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Maharashtra

Maharashtra (məhä´rəshtrə), state (2001 provisional pop. 96,752,247), 118,530 sq mi (306,993 sq km), W India, on the Arabian Sea. The city of Mumbai (formerly Bombay) is the capital. The state was formed in 1960, when the old state of Bombay was split along linguistic lines into two new states, Maharashtra and Gujarat. Marathi is the official language of the state, the second most populous in India, and Hinduism is the predominant religion.

The mountains of the Western Ghats run parallel to the coast of the state, leaving a narrow strip known as the Konkan between the Arabian Sea and the interior plateau. There is a series of small ports along the coast in addition to Mumbai. Beyond the Western Ghats is a vast plateau drained by the Tapi, Godavari, Bhima, Krishna, Wardha, and Vainganga rivers. The great Tapi trough, a fertile belt where cotton is cultivated, is there. The heaviest rainfall is along the coastal area, where it averages 80 to 120 in. (203–305 cm) a year. The climate in general is tropical. In the plateau areas, only 25 to 80 in. (64–203 cm) of rain fall annually, creating a semiarid climatic zone. Rice, grown in the coastal area, is the primary food crop, but it is supplemented by the production of grain sorghum and small millet. The state is rich in minerals; manganese, iron ore, bauxite, coal, and salt are mined. Industry, including the manufacture of textiles, electrical products, and chemicals, is mainly concentrated in Mumbai, Pune, Aurangabad, and Nagpur.

The Muslim rulers of India controlled the area of Maharashtra from the early 14th cent. to the mid-17th cent., when the great Maratha leader Śivaji formed a Maharashtran confederacy. In the 16th cent., Portugal was the leading foreign power in the region, but Great Britain gradually gained influence and by the early 19th cent. had incorporated the Maharashtran area into the Bombay presidency, which later became a province of British India. Maharashtra is governed by a chief minister and cabinet responsible to a bicameral legislature with one elected house and by a governor appointed by the president of India.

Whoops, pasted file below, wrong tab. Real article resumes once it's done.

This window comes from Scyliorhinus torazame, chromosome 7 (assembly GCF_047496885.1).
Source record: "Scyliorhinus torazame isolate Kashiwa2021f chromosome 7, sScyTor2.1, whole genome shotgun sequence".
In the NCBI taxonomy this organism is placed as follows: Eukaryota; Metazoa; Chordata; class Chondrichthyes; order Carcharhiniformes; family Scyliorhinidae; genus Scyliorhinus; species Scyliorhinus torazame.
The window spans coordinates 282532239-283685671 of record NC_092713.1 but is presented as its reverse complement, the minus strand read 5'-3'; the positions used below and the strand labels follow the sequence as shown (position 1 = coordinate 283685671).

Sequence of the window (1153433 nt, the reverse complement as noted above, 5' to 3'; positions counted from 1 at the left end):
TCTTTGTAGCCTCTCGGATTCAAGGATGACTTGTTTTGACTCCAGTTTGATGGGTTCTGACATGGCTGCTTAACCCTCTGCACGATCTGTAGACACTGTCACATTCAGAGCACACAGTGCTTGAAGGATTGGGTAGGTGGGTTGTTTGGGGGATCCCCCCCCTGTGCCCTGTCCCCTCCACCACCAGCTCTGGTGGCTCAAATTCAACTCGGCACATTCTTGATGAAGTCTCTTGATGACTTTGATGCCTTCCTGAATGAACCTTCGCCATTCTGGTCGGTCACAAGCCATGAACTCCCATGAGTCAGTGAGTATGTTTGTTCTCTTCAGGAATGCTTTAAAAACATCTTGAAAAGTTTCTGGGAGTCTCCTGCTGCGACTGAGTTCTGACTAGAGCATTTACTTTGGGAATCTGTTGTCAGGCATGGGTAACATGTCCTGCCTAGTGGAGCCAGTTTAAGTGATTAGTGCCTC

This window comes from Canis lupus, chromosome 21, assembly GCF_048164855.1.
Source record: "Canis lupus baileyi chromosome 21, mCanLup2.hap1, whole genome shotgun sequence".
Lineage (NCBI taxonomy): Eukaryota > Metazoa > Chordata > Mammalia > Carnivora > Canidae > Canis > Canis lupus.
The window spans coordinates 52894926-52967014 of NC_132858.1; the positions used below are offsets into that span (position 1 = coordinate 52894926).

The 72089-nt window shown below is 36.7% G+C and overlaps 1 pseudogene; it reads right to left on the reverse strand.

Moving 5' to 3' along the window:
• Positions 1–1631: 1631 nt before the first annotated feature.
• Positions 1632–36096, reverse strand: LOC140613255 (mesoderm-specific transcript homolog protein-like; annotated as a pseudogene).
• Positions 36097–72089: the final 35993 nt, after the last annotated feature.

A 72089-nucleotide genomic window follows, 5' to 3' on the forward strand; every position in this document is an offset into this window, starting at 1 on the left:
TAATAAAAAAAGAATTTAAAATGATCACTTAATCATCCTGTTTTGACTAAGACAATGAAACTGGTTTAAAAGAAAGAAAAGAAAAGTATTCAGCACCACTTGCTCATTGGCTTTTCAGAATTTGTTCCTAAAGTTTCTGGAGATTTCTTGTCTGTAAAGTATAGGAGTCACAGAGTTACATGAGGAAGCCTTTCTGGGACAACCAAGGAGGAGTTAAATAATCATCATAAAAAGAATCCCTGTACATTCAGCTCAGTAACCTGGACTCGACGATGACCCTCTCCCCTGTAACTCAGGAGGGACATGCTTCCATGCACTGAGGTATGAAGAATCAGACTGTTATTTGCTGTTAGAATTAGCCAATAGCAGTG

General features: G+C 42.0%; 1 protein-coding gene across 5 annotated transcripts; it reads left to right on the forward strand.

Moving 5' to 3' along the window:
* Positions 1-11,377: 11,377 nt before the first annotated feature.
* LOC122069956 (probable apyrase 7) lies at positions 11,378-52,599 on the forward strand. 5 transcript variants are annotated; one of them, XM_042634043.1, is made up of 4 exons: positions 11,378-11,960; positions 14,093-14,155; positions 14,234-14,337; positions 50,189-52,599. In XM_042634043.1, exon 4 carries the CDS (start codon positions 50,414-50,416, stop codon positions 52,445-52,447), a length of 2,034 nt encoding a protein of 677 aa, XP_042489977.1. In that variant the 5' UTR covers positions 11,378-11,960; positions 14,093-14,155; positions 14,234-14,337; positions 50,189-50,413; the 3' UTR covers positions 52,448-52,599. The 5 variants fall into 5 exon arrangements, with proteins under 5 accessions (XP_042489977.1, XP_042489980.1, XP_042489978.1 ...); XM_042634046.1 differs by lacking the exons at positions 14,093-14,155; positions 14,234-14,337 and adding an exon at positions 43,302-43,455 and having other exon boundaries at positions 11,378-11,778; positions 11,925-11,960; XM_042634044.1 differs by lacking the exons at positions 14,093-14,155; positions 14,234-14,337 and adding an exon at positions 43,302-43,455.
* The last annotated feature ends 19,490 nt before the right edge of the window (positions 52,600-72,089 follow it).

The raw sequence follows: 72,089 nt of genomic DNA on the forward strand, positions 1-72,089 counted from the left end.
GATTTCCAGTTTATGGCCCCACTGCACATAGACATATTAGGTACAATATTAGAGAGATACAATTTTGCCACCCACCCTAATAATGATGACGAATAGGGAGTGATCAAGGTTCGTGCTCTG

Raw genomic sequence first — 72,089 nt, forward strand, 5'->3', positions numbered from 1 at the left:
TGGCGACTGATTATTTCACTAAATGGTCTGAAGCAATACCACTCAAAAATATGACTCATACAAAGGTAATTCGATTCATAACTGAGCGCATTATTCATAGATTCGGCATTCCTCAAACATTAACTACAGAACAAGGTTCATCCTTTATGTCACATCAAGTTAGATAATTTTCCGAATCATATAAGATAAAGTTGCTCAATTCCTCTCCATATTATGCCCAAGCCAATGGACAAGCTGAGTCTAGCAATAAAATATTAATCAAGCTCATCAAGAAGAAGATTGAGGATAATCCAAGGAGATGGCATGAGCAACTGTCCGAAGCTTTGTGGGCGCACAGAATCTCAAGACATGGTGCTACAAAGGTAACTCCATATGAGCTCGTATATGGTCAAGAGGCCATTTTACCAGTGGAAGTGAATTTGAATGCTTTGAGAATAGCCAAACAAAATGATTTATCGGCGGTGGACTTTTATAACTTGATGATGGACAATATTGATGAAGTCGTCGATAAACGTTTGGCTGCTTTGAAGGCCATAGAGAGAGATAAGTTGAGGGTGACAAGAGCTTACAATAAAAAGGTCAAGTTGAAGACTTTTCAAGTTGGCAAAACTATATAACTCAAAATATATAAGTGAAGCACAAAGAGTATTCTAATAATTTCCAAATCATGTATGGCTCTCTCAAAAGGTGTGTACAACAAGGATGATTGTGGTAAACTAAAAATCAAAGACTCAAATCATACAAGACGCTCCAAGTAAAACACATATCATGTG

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"Maharashtra." The Columbia Encyclopedia, 6th ed.. . Encyclopedia.com. 27 Jul. 2017 <http://www.encyclopedia.com>.

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"Maharashtra." The Columbia Encyclopedia, 6th ed.. . Retrieved July 27, 2017 from Encyclopedia.com: http://www.encyclopedia.com/reference/encyclopedias-almanacs-transcripts-and-maps/maharashtra

Maharashtra

Maharashtra State in w India, bordering on the Arabian Sea; the capital is Mumbai. It is India's third-largest state in both area and population. Formed in 1960, Maharashtra consists of five sub-regions: Konkan, Deccan, Khandesh, Marathwada, and Vidarbha. Between the 14th and 17th century, the area was under Muslim rule. In the 17th century, it came under the control of the local Maratha tribe. Britain incorporated Maharashtra into its Indian empire in the early 19th century. Most of the land lies on the dry, w Deccan plateau where farming is poor. Rice grows along the coast. The area has rich mineral deposits, including manganese and coal. Industries, such as textiles and chemicals, concentrate in the major cities, especially Mumbai. Area: 307,762sq km (118,827sq mi). Pop. (2001) 96,752,247.

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Maharashtra

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"Maharashtra." Oxford Dictionary of Rhymes. . Retrieved July 27, 2017 from Encyclopedia.com: http://www.encyclopedia.com/humanities/dictionaries-thesauruses-pictures-and-press-releases/maharashtra